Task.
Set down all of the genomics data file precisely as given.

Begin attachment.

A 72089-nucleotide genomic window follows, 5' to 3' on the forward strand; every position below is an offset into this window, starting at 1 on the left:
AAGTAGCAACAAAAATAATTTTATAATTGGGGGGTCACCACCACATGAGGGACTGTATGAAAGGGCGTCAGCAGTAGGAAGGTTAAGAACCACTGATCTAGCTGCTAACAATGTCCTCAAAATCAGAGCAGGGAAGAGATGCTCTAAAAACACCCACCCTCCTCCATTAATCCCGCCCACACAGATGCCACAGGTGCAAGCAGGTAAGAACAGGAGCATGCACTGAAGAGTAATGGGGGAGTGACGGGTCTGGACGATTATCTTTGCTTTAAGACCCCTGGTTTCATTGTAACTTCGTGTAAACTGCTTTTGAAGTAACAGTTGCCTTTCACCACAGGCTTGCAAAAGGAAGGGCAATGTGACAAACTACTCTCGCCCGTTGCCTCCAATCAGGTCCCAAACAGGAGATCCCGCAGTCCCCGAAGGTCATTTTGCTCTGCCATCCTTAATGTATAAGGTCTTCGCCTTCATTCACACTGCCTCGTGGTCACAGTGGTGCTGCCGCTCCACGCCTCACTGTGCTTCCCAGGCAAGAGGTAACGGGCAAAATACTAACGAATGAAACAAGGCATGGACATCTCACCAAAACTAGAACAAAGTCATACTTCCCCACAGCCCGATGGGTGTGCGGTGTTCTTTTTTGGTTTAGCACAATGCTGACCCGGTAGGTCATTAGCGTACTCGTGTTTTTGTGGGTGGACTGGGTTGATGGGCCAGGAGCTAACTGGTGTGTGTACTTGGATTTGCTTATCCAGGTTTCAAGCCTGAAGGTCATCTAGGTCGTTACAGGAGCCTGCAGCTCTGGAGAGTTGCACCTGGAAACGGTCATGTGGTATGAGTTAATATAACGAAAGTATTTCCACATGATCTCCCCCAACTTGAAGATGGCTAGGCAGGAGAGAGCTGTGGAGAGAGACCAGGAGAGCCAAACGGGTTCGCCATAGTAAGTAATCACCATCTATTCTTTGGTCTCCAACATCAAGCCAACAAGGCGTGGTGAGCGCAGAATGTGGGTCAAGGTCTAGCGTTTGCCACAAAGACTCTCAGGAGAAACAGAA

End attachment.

A 72089-nucleotide genomic window follows, 5' to 3' on the forward strand; every position below is an offset into this window, starting at 1 on the left:
AAGTAGCAACAAAAATAATTTTATAATTGGGGGGTCACCACCACATGAGGGACTGTATGAAAGGGCGTCAGCAGTAGGAAGGTTAAGAACCACTGATCTAGCTGCTAACAATGTCCTCAAAATCAGAGCAGGGAAGAGATGCTCTAAAAACACCCACCCTCCTCCATTAATCCCGCCCACACAGATGCCACAGGTGCAAGCAGGTAAGAACAGGAGCATGCACTGAAGAGTAATGGGGGAGTGACGGGTCTGGACGATTATCTTTGCTTTAAGACCCCTGGTTTCATTGTAACTTCGTGTAAACTGCTTTTGAAGTAACAGTTGCCTTTCACCACAGGCTTGCAAAAGGAAGGGCAATGTGACAAACTACTCTCGCCCGTTGCCTCCAATCAGGTCCCAAACAGGAGATCCCGCAGTCCCCGAAGGTCATTTTGCTCTGCCATCCTTAATGTATAAGGTCTTCGCCTTCATTCACACTGCCTCGTGGTCACAGTGGTGCTGCCGCTCCACGCCTCACTGTGCTTCCCAGGCAAGAGGTAACGGGCAAAATACTAACGAATGAAACAAGGCATGGACATCTCACCAAAACTAGAACAAAGTCATACTTCCCCACAGCCCGATGGGTGTGCGGTGTTCTTTTTTGGTTTAGCACAATGCTGACCCGGTAGGTCATTAGCGTACTCGTGTTTTTGTGGGTGGACTGGGTTGATGGGCCAGGAGCTAACTGGTGTGTGTACTTGGATTTGCTTATCCAGGTTTCAAGCCTGAAGGTCATCTAGGTCGTTACAGGAGCCTGCAGCTCTGGAGAGTTGCACCTGGAAACGGTCATGTGGTATGAGTTAATATAACGAAAGTATTTCCACATGATCTCCCCCAACTTGAAGATGGCTAGGCAGGAGAGAGCTGTGGAGAGAGACCAGGAGAGCCAAACGGGTTCGCCATAGTAAGTAATCACCATCTATTCTTTGGTCTCCAACATCAAGCCAACAAGGCGTGGTGAGCGCAGAATGTGGGTCAAGGTCTAGCGTTTGCCACAAAGACTCTCAGGAGAAACAGAA